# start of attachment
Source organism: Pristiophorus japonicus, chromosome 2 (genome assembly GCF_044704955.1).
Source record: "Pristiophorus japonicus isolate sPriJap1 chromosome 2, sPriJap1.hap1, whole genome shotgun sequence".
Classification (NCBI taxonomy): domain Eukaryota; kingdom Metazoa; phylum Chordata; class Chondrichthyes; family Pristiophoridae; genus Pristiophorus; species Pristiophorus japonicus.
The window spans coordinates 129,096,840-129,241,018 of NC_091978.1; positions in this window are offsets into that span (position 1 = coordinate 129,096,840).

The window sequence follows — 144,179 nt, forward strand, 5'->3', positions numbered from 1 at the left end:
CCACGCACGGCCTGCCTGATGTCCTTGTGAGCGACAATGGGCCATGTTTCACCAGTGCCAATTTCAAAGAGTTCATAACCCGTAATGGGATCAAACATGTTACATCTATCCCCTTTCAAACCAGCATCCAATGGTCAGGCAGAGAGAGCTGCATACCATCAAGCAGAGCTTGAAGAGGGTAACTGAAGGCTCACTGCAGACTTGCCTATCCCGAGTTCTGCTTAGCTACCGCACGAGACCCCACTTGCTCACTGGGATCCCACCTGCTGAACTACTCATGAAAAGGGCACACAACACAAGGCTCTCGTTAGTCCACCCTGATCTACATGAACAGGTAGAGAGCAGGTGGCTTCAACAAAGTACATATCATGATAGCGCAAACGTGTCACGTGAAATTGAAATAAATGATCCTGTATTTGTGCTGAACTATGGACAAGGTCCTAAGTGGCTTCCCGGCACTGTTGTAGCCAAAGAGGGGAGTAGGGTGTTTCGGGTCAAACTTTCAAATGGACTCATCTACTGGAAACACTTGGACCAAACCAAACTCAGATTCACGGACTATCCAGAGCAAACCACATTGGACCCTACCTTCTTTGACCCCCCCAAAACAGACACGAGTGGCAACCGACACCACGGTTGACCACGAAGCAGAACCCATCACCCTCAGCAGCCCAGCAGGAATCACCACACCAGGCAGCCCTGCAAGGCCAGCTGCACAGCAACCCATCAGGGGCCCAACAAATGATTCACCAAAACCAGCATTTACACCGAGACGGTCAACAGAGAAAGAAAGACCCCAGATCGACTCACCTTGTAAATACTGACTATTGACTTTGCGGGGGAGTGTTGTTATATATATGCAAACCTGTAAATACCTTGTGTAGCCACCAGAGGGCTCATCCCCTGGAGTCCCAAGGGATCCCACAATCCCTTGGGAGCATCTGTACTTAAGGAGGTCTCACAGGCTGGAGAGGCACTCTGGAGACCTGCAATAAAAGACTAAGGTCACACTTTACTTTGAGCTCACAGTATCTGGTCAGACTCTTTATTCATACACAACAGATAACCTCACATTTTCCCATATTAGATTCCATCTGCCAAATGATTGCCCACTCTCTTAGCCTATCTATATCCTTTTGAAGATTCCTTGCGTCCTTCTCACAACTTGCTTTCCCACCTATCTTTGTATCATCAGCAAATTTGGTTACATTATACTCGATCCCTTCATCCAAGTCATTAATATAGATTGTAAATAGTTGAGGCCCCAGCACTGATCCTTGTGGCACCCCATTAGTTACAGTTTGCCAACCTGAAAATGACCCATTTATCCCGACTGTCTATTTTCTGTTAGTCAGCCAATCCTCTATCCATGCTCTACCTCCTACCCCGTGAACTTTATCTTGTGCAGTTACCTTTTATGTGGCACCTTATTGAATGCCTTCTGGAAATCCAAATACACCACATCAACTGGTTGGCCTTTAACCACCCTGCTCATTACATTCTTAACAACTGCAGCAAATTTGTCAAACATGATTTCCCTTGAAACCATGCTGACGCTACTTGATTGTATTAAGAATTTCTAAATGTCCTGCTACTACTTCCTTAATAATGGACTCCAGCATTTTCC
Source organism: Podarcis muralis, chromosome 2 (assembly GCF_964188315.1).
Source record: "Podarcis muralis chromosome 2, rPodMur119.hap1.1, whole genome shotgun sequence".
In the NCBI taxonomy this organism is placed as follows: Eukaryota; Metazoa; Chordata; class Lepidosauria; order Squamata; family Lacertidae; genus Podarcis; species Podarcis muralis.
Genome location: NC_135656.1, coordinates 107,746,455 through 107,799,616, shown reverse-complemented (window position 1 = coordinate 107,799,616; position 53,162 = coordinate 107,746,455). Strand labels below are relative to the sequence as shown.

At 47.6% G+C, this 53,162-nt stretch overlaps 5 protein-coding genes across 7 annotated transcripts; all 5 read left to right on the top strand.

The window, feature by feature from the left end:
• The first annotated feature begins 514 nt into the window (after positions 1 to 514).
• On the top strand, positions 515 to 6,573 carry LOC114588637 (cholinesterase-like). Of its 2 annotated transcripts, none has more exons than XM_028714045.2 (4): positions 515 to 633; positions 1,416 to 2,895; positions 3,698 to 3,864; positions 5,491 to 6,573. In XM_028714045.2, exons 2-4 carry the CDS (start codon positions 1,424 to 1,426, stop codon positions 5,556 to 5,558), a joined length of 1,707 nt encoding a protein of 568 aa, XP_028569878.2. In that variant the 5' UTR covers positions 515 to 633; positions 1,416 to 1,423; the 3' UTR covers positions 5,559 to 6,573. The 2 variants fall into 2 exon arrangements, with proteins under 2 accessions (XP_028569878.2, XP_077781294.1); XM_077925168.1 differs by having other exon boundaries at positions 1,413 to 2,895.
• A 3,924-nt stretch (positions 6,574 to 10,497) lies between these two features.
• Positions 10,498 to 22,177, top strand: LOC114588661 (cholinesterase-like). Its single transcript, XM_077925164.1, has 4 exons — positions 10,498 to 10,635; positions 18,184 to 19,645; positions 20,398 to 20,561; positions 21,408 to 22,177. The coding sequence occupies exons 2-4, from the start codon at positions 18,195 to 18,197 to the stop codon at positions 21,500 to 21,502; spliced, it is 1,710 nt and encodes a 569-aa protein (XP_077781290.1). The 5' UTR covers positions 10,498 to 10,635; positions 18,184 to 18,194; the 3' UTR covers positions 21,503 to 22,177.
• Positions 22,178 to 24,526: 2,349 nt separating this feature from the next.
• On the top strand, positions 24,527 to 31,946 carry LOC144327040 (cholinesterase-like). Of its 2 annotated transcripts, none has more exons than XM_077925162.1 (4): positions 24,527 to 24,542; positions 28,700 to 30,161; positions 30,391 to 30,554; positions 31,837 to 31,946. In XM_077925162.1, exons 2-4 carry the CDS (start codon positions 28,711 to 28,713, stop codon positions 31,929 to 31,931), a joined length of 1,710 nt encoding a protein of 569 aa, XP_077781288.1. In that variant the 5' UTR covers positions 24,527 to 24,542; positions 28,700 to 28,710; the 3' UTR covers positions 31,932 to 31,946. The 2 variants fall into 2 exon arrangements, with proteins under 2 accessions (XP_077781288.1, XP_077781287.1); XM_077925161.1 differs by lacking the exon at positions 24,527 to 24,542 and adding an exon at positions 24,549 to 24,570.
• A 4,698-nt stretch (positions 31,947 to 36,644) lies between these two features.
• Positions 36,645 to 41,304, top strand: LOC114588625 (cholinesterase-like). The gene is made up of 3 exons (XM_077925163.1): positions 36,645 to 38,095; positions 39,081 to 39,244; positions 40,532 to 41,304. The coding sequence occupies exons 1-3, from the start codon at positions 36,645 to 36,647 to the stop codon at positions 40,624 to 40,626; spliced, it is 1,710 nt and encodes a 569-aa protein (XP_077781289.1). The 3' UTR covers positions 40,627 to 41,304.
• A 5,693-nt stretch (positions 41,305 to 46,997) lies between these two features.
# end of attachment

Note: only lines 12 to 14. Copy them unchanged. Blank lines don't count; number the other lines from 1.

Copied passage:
The window, feature by feature from the left end:
• The first annotated feature begins 514 nt into the window (after positions 1 to 514).
• On the top strand, positions 515 to 6,573 carry LOC114588637 (cholinesterase-like). Of its 2 annotated transcripts, none has more exons than XM_028714045.2 (4): positions 515 to 633; positions 1,416 to 2,895; positions 3,698 to 3,864; positions 5,491 to 6,573. In XM_028714045.2, exons 2-4 carry the CDS (start codon positions 1,424 to 1,426, stop codon positions 5,556 to 5,558), a joined length of 1,707 nt encoding a protein of 568 aa, XP_028569878.2. In that variant the 5' UTR covers positions 515 to 633; positions 1,416 to 1,423; the 3' UTR covers positions 5,559 to 6,573. The 2 variants fall into 2 exon arrangements, with proteins under 2 accessions (XP_028569878.2, XP_077781294.1); XM_077925168.1 differs by having other exon boundaries at positions 1,413 to 2,895.